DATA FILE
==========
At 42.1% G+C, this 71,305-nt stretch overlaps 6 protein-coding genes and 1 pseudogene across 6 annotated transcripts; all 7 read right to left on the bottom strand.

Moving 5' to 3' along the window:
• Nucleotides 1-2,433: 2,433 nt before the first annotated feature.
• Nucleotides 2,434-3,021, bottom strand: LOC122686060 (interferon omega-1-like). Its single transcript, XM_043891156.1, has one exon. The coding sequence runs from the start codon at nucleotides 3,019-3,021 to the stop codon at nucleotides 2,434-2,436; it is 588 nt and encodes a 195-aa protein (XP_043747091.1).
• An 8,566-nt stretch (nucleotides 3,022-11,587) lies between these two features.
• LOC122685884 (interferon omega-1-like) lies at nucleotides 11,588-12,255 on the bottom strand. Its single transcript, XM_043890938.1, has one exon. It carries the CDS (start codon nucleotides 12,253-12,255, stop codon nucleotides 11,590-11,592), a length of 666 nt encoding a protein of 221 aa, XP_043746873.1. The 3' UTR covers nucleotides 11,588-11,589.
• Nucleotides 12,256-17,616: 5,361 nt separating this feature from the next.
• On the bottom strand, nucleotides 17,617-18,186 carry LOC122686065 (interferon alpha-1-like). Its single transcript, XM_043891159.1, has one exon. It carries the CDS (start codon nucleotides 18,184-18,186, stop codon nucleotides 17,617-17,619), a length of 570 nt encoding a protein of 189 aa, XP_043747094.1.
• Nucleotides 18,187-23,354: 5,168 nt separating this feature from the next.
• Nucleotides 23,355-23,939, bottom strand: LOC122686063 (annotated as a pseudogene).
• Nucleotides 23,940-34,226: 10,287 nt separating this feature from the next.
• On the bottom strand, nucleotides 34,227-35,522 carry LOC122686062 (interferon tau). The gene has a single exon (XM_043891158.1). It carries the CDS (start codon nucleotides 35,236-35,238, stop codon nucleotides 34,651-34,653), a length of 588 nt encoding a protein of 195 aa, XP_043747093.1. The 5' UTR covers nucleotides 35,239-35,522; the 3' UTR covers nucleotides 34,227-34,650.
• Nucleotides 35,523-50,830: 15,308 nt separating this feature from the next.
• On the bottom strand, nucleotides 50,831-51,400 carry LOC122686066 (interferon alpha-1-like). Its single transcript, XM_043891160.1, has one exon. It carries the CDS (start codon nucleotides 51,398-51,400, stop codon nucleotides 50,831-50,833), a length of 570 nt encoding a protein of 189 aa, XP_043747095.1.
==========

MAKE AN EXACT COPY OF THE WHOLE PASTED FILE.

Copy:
At 42.1% G+C, this 71,305-nt stretch overlaps 6 protein-coding genes and 1 pseudogene across 6 annotated transcripts; all 7 read right to left on the bottom strand.

Moving 5' to 3' along the window:
• Nucleotides 1-2,433: 2,433 nt before the first annotated feature.
• Nucleotides 2,434-3,021, bottom strand: LOC122686060 (interferon omega-1-like). Its single transcript, XM_043891156.1, has one exon. The coding sequence runs from the start codon at nucleotides 3,019-3,021 to the stop codon at nucleotides 2,434-2,436; it is 588 nt and encodes a 195-aa protein (XP_043747091.1).
• An 8,566-nt stretch (nucleotides 3,022-11,587) lies between these two features.
• LOC122685884 (interferon omega-1-like) lies at nucleotides 11,588-12,255 on the bottom strand. Its single transcript, XM_043890938.1, has one exon. It carries the CDS (start codon nucleotides 12,253-12,255, stop codon nucleotides 11,590-11,592), a length of 666 nt encoding a protein of 221 aa, XP_043746873.1. The 3' UTR covers nucleotides 11,588-11,589.
• Nucleotides 12,256-17,616: 5,361 nt separating this feature from the next.
• On the bottom strand, nucleotides 17,617-18,186 carry LOC122686065 (interferon alpha-1-like). Its single transcript, XM_043891159.1, has one exon. It carries the CDS (start codon nucleotides 18,184-18,186, stop codon nucleotides 17,617-17,619), a length of 570 nt encoding a protein of 189 aa, XP_043747094.1.
• Nucleotides 18,187-23,354: 5,168 nt separating this feature from the next.
• Nucleotides 23,355-23,939, bottom strand: LOC122686063 (annotated as a pseudogene).
• Nucleotides 23,940-34,226: 10,287 nt separating this feature from the next.
• On the bottom strand, nucleotides 34,227-35,522 carry LOC122686062 (interferon tau). The gene has a single exon (XM_043891158.1). It carries the CDS (start codon nucleotides 35,236-35,238, stop codon nucleotides 34,651-34,653), a length of 588 nt encoding a protein of 195 aa, XP_043747093.1. The 5' UTR covers nucleotides 35,239-35,522; the 3' UTR covers nucleotides 34,227-34,650.
• Nucleotides 35,523-50,830: 15,308 nt separating this feature from the next.
• On the bottom strand, nucleotides 50,831-51,400 carry LOC122686066 (interferon alpha-1-like). Its single transcript, XM_043891160.1, has one exon. It carries the CDS (start codon nucleotides 51,398-51,400, stop codon nucleotides 50,831-50,833), a length of 570 nt encoding a protein of 189 aa, XP_043747095.1.